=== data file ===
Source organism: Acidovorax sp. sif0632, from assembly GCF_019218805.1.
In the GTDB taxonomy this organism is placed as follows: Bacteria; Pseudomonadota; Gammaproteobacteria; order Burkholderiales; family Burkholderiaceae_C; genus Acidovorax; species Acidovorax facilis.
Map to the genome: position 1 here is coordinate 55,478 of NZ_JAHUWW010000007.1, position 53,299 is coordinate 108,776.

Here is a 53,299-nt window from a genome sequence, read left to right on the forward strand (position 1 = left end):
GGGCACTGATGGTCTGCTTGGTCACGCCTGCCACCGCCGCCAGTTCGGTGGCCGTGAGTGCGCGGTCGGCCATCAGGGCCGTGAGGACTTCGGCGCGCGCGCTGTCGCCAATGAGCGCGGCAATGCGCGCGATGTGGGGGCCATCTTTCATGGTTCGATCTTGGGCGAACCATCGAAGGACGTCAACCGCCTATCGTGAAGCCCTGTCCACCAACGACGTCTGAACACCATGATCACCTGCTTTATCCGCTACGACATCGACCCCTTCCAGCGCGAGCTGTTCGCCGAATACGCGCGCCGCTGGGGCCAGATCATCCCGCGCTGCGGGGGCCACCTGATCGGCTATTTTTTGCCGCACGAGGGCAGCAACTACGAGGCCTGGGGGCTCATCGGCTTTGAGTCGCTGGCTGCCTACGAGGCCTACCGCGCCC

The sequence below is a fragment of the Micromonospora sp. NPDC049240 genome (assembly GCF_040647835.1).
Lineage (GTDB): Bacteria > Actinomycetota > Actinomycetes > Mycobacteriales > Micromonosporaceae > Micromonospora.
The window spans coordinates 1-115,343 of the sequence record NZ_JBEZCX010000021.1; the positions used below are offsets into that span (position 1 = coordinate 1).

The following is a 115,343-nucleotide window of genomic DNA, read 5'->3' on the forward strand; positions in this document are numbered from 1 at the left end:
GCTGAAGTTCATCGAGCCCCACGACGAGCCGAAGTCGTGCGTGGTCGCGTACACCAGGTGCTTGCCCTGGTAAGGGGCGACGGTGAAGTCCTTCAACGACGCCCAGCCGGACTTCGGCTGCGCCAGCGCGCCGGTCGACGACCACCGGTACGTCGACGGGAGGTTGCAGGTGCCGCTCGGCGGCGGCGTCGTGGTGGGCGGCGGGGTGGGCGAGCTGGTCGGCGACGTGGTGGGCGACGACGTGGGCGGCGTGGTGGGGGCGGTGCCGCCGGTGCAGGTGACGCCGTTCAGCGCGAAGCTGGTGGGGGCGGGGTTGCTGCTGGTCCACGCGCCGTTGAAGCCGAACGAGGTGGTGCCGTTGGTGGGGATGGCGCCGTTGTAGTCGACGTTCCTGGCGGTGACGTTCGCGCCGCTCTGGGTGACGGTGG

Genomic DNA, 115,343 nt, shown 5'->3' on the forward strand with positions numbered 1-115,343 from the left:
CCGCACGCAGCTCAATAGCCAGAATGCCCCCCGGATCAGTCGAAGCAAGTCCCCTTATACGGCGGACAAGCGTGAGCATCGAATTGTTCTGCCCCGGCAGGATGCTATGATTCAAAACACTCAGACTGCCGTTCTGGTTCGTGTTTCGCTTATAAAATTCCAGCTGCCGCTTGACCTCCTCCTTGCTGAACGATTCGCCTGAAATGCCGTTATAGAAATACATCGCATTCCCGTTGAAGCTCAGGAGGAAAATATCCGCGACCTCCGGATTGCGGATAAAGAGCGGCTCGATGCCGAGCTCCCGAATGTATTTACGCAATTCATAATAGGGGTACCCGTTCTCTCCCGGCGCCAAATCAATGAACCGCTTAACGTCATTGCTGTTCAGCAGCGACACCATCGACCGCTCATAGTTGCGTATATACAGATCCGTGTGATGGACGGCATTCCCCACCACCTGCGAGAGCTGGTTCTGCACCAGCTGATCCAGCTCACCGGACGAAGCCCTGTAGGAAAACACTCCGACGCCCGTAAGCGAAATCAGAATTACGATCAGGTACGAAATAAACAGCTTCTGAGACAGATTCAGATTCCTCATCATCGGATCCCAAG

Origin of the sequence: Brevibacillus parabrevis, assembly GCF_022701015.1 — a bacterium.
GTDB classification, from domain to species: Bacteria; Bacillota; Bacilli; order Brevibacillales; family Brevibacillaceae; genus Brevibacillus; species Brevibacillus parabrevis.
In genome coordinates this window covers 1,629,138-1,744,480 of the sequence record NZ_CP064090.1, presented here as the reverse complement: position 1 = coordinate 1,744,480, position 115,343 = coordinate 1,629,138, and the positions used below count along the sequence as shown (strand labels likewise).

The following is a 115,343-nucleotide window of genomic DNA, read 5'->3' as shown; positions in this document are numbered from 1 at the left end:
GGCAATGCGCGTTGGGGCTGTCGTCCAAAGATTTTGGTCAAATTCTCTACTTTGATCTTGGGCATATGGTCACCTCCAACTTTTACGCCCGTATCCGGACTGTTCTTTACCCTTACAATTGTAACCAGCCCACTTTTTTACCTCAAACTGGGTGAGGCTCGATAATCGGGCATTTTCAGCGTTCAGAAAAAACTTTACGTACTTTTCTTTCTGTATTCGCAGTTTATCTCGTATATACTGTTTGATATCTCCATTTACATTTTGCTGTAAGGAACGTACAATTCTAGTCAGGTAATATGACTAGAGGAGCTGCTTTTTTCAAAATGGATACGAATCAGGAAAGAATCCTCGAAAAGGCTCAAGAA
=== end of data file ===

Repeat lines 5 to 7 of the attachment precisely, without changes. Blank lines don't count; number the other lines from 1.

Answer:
GGGCACTGATGGTCTGCTTGGTCACGCCTGCCACCGCCGCCAGTTCGGTGGCCGTGAGTGCGCGGTCGGCCATCAGGGCCGTGAGGACTTCGGCGCGCGCGCTGTCGCCAATGAGCGCGGCAATGCGCGCGATGTGGGGGCCATCTTTCATGGTTCGATCTTGGGCGAACCATCGAAGGACGTCAACCGCCTATCGTGAAGCCCTGTCCACCAACGACGTCTGAACACCATGATCACCTGCTTTATCCGCTACGACATCGACCCCTTCCAGCGCGAGCTGTTCGCCGAATACGCGCGCCGCTGGGGCCAGATCATCCCGCGCTGCGGGGGCCACCTGATCGGCTATTTTTTGCCGCACGAGGGCAGCAACTACGAGGCCTGGGGGCTCATCGGCTTTGAGTCGCTGGCTGCCTACGAGGCCTACCGCGCCC

The sequence below is a fragment of the Micromonospora sp. NPDC049240 genome (assembly GCF_040647835.1).
Lineage (GTDB): Bacteria > Actinomycetota > Actinomycetes > Mycobacteriales > Micromonosporaceae > Micromonospora.